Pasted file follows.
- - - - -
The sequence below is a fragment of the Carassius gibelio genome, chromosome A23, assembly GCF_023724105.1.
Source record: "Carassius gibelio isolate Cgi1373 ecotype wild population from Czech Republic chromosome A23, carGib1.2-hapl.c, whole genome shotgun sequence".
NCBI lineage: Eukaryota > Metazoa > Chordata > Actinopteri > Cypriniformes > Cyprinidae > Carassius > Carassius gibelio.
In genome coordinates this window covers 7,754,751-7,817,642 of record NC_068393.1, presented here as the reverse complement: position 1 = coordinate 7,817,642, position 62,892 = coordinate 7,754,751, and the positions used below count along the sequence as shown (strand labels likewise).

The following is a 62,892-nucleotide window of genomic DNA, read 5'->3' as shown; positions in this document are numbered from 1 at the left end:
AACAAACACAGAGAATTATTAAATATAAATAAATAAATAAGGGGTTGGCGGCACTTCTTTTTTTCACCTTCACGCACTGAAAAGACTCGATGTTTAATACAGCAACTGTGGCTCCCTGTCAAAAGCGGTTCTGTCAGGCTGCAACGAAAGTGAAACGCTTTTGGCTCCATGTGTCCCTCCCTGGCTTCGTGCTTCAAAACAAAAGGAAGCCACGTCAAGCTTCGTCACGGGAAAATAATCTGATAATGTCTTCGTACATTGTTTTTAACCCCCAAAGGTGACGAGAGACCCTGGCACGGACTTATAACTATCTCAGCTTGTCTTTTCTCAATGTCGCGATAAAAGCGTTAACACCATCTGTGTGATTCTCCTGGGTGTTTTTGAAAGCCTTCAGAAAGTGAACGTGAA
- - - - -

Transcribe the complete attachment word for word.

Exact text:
The sequence below is a fragment of the Carassius gibelio genome, chromosome A23, assembly GCF_023724105.1.
Source record: "Carassius gibelio isolate Cgi1373 ecotype wild population from Czech Republic chromosome A23, carGib1.2-hapl.c, whole genome shotgun sequence".
NCBI lineage: Eukaryota > Metazoa > Chordata > Actinopteri > Cypriniformes > Cyprinidae > Carassius > Carassius gibelio.
In genome coordinates this window covers 7,754,751-7,817,642 of record NC_068393.1, presented here as the reverse complement: position 1 = coordinate 7,817,642, position 62,892 = coordinate 7,754,751, and the positions used below count along the sequence as shown (strand labels likewise).

The following is a 62,892-nucleotide window of genomic DNA, read 5'->3' as shown; positions in this document are numbered from 1 at the left end:
AACAAACACAGAGAATTATTAAATATAAATAAATAAATAAGGGGTTGGCGGCACTTCTTTTTTTCACCTTCACGCACTGAAAAGACTCGATGTTTAATACAGCAACTGTGGCTCCCTGTCAAAAGCGGTTCTGTCAGGCTGCAACGAAAGTGAAACGCTTTTGGCTCCATGTGTCCCTCCCTGGCTTCGTGCTTCAAAACAAAAGGAAGCCACGTCAAGCTTCGTCACGGGAAAATAATCTGATAATGTCTTCGTACATTGTTTTTAACCCCCAAAGGTGACGAGAGACCCTGGCACGGACTTATAACTATCTCAGCTTGTCTTTTCTCAATGTCGCGATAAAAGCGTTAACACCATCTGTGTGATTCTCCTGGGTGTTTTTGAAAGCCTTCAGAAAGTGAACGTGAA